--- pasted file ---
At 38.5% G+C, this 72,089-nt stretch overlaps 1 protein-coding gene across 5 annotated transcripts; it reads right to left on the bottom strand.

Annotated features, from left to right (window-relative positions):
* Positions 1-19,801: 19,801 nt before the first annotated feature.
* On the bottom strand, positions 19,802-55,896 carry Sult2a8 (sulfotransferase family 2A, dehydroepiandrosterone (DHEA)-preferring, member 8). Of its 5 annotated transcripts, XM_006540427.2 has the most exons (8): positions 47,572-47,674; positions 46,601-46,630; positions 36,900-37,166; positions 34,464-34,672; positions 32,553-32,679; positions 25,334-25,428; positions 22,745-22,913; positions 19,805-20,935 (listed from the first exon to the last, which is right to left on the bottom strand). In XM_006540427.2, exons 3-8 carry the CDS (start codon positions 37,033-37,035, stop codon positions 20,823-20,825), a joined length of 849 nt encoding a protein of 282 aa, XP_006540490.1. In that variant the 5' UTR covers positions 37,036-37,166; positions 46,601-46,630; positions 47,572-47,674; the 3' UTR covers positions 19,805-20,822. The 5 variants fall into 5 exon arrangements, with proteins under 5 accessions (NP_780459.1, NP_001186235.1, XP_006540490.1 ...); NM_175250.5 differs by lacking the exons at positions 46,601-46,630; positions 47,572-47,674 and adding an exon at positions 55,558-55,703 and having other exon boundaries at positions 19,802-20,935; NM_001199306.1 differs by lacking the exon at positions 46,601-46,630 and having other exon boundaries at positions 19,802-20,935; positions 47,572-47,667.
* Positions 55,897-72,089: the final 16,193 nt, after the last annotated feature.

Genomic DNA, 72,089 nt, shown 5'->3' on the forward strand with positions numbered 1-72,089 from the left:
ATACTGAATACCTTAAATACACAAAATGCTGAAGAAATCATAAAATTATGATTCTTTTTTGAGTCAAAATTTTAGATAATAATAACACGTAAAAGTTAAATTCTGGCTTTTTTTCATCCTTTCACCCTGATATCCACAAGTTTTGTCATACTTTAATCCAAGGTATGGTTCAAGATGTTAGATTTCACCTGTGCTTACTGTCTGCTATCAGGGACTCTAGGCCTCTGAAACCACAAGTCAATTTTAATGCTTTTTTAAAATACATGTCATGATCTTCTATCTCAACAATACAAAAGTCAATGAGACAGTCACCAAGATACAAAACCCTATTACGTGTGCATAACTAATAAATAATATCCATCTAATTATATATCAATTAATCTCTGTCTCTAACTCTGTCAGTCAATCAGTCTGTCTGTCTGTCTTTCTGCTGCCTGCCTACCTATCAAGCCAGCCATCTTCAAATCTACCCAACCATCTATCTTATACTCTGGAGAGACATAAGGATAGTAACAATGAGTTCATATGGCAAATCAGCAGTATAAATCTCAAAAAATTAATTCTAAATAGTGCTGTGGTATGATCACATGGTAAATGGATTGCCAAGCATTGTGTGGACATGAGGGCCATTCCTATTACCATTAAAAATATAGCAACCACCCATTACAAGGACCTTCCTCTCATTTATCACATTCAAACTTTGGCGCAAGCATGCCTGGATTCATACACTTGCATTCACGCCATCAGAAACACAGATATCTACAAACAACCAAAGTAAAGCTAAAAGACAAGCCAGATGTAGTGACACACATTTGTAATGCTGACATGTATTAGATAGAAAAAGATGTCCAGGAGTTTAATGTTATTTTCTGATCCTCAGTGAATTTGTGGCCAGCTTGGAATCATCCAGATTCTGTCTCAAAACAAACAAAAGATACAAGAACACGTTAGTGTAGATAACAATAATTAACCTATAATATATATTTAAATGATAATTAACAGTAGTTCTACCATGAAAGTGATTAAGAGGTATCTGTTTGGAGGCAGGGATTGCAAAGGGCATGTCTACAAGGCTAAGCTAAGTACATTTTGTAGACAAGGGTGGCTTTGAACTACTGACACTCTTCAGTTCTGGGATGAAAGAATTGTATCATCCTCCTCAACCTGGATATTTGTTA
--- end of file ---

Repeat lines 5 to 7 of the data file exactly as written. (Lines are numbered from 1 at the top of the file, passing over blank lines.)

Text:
* Positions 55,897-72,089: the final 16,193 nt, after the last annotated feature.

Genomic DNA, 72,089 nt, shown 5'->3' on the forward strand with positions numbered 1-72,089 from the left:
ATACTGAATACCTTAAATACACAAAATGCTGAAGAAATCATAAAATTATGATTCTTTTTTGAGTCAAAATTTTAGATAATAATAACACGTAAAAGTTAAATTCTGGCTTTTTTTCATCCTTTCACCCTGATATCCACAAGTTTTGTCATACTTTAATCCAAGGTATGGTTCAAGATGTTAGATTTCACCTGTGCTTACTGTCTGCTATCAGGGACTCTAGGCCTCTGAAACCACAAGTCAATTTTAATGCTTTTTTAAAATACATGTCATGATCTTCTATCTCAACAATACAAAAGTCAATGAGACAGTCACCAAGATACAAAACCCTATTACGTGTGCATAACTAATAAATAATATCCATCTAATTATATATCAATTAATCTCTGTCTCTAACTCTGTCAGTCAATCAGTCTGTCTGTCTGTCTTTCTGCTGCCTGCCTACCTATCAAGCCAGCCATCTTCAAATCTACCCAACCATCTATCTTATACTCTGGAGAGACATAAGGATAGTAACAATGAGTTCATATGGCAAATCAGCAGTATAAATCTCAAAAAATTAATTCTAAATAGTGCTGTGGTATGATCACATGGTAAATGGATTGCCAAGCATTGTGTGGACATGAGGGCCATTCCTATTACCATTAAAAATATAGCAACCACCCATTACAAGGACCTTCCTCTCATTTATCACATTCAAACTTTGGCGCAAGCATGCCTGGATTCATACACTTGCATTCACGCCATCAGAAACACAGATATCTACAAACAACCAAAGTAAAGCTAAAAGACAAGCCAGATGTAGTGACACACATTTGTAATGCTGACATGTATTAGATAGAAAAAGATGTCCAGGAGTTTAATGTTATTTTCTGATCCTCAGTGAATTTGTGGCCAGCTTGGAATCATCCAGATTCTGTCTCAAAACAAACAAAAGATACAAGAACACGTTAGTGTAGATAACAATAATTAACCTATAATATATATTTAAATGATAATTAACAGTAGTTCTACCATGAAAGTGATTAAGAGGTATCTGTTTGGAGGCAGGGATTGCAAAGGGCATGTCTACAAGGCTAAGCTAAGTACATTTTGTAGACAAGGGTGGCTTTGAACTACTGACACTCTTCAGTTCTGGGATGAAAGAATTGTATCATCCTCCTCAACCTGGATATTTGTTA